Fried foods are a guilty pleasure; despite being high calorie foods, they are popular for being very tasty and requiring little to no know-how.

If you love fried foods, then surely you understand the significance of oil thermometers. Whether you're frying spring rolls, doughnuts, chicken or French fries, you have to keep a close watch on the oil temperature if you want to cook the food at the proper rate and prevent undercooked or burnt products.

Other times, you'll likely need to know the temperature of your oil because the recipe requires so. But fret not! If you don't have an oil thermometer, you can use common items that are probably lying around in your kitchen to measure the temperature of your deep frying oil. Here's how:

1. Bread

Bread is probably that one food item that is available in the average household. To use this method, all you have to do is drop a 1-inch square of bread into the oil. If it takes 60 seconds to brown, then the oil is at 365°F.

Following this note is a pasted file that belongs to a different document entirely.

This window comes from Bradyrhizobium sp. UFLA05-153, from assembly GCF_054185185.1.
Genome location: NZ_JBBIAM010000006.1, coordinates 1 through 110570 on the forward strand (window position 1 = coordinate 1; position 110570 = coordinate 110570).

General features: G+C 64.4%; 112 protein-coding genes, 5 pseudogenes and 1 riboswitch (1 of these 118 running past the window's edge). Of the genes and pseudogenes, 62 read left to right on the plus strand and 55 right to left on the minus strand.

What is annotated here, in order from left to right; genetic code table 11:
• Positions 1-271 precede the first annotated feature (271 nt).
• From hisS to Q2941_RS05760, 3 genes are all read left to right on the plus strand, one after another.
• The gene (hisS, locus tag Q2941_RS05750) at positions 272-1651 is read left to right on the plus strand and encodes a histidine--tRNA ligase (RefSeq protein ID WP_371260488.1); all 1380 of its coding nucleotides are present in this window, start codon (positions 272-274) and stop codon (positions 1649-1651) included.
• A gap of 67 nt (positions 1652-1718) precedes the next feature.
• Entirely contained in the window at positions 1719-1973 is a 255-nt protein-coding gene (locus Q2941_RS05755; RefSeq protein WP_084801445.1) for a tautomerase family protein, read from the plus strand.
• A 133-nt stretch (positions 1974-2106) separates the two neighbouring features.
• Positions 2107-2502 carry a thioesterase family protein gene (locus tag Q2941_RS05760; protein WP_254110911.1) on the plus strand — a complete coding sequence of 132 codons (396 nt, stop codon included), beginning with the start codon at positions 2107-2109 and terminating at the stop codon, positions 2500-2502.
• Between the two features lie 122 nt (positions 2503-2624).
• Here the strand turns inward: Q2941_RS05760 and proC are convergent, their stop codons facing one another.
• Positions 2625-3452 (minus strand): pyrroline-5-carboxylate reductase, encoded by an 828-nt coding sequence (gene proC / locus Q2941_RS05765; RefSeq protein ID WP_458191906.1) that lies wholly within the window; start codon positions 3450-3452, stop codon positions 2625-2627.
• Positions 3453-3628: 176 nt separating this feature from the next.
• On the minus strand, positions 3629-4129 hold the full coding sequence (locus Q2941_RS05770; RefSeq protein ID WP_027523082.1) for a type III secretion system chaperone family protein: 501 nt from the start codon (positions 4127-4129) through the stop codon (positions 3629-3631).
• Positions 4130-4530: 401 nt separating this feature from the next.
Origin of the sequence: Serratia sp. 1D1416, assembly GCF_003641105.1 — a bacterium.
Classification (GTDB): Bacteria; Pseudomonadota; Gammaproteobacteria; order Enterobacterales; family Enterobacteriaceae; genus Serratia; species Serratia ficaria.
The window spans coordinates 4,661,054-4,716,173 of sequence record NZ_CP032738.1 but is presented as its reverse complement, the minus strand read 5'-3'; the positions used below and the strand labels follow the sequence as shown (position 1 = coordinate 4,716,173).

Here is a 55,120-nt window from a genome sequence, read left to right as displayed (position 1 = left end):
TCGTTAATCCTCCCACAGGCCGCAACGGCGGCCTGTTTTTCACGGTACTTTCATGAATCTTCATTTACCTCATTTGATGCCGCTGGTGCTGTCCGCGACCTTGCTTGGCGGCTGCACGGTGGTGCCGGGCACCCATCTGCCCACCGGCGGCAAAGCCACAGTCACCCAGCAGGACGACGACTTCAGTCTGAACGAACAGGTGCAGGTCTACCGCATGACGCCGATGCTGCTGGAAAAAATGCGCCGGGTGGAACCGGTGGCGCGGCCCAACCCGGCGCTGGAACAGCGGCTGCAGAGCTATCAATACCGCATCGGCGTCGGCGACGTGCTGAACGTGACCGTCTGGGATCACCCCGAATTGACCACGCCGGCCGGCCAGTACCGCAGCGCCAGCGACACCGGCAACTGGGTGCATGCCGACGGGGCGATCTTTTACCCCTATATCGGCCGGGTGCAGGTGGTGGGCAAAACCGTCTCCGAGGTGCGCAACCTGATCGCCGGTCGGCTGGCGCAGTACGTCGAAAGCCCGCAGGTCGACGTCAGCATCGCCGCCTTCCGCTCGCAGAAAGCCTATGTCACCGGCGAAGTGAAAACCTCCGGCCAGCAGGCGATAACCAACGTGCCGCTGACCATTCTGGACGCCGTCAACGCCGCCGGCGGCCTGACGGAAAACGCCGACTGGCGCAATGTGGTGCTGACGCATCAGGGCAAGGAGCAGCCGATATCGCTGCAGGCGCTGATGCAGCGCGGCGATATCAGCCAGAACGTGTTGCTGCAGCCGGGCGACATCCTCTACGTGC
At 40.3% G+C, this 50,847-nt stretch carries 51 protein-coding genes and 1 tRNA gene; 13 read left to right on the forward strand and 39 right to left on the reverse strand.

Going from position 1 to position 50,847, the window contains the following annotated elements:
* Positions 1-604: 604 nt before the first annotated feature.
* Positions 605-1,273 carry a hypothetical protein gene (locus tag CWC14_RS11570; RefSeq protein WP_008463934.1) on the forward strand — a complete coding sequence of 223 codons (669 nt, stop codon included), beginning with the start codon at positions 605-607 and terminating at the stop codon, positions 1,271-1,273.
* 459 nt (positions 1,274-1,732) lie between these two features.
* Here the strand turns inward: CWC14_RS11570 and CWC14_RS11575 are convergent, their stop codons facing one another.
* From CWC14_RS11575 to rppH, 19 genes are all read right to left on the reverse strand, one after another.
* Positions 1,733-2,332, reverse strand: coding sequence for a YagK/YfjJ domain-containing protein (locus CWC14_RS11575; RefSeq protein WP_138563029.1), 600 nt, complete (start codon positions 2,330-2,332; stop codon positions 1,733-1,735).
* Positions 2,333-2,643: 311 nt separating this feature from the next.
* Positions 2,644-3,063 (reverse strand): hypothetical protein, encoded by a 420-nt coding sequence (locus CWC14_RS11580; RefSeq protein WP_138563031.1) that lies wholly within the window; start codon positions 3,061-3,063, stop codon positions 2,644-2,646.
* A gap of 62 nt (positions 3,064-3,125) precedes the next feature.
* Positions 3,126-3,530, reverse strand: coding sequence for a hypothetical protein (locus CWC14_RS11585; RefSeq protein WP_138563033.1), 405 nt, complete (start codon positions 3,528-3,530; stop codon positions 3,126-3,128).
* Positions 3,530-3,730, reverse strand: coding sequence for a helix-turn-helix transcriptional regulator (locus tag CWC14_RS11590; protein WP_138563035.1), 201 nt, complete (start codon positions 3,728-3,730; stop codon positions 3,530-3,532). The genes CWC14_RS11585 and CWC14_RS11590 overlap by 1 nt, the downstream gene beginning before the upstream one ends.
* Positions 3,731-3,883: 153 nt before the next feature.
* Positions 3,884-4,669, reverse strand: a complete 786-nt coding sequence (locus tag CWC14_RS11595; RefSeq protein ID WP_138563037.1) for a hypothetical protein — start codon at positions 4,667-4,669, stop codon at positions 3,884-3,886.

2. Wood

No, you don't have to search for a wooden stick. Just use the handle of your wooden ladle or chopstick! To apply this method, preheat the oil Nd then dip the wooden item of your choice into the oil.

If the oil starts steadily bubbling, then the oil is hot enough for frying. If the oil bubbles too vigorously, then the oil is too hot and you should let it cool off a little. If no or very few bubbles pop up, then it’s not hot enough.

3. Popcorn

Last but not least, you can drop a single kernel of popcorn into the oil as it is heating. As soon as the oil reaches a temperature between 350°F and 360°F, the kernel will pop. When this happens, make sure to remove the kernel to prevent it from burning and ruining the oil.

Do you know any other ways to check oil temperature without using an oil thermometer?